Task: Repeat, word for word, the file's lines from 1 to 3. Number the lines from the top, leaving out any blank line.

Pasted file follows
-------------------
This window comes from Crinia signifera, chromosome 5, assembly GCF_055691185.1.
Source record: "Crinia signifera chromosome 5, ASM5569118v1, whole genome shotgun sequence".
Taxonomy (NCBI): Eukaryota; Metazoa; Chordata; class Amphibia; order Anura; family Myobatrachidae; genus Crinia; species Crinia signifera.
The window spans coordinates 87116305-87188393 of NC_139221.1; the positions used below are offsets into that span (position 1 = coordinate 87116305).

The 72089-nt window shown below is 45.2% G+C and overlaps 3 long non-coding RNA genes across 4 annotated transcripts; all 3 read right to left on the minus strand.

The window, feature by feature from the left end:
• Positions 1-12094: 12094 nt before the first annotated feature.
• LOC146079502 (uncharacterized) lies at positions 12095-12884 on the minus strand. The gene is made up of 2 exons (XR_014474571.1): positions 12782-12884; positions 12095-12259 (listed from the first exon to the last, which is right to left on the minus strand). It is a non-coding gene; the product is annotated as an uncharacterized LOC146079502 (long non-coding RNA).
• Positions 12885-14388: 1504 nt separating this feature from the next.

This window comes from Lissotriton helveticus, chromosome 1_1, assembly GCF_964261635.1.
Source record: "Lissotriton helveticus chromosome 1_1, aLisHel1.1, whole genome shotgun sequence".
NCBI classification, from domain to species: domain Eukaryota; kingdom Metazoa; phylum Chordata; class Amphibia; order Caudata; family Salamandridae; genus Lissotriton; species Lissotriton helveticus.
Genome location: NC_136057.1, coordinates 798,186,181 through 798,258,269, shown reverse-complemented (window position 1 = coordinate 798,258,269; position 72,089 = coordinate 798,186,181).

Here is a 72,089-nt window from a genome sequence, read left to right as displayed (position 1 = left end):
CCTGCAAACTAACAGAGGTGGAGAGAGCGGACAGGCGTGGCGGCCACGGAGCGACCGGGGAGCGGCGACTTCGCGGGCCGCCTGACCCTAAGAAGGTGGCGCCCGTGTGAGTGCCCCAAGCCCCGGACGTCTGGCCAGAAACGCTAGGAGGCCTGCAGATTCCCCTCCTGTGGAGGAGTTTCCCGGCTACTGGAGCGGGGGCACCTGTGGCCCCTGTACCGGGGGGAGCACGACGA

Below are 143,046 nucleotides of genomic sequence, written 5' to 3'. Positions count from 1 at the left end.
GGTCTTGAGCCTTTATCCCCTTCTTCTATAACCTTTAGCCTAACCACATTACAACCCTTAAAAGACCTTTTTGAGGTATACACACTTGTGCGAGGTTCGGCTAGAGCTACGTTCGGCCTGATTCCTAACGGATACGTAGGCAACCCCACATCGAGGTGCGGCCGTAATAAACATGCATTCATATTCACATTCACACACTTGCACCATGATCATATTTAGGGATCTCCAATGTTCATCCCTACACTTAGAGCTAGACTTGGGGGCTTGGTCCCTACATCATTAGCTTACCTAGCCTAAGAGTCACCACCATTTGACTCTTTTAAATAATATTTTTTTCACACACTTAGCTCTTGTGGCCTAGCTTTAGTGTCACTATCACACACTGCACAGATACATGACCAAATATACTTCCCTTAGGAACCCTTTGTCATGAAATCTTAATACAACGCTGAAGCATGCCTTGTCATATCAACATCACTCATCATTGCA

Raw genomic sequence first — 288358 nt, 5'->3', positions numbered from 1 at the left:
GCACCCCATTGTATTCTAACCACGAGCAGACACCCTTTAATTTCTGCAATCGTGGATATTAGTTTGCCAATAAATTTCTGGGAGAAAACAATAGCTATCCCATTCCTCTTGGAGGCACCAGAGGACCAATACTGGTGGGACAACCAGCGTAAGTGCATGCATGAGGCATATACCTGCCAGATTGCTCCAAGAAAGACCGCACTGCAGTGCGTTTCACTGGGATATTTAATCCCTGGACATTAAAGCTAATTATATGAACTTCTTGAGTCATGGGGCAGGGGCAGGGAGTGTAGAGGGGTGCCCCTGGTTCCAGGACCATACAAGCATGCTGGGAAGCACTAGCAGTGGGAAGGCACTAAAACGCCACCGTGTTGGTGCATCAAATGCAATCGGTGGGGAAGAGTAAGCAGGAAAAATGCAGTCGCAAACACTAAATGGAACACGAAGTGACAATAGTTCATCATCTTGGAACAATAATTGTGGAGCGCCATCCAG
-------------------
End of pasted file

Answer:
This window comes from Crinia signifera, chromosome 5, assembly GCF_055691185.1.
Source record: "Crinia signifera chromosome 5, ASM5569118v1, whole genome shotgun sequence".
Taxonomy (NCBI): Eukaryota; Metazoa; Chordata; class Amphibia; order Anura; family Myobatrachidae; genus Crinia; species Crinia signifera.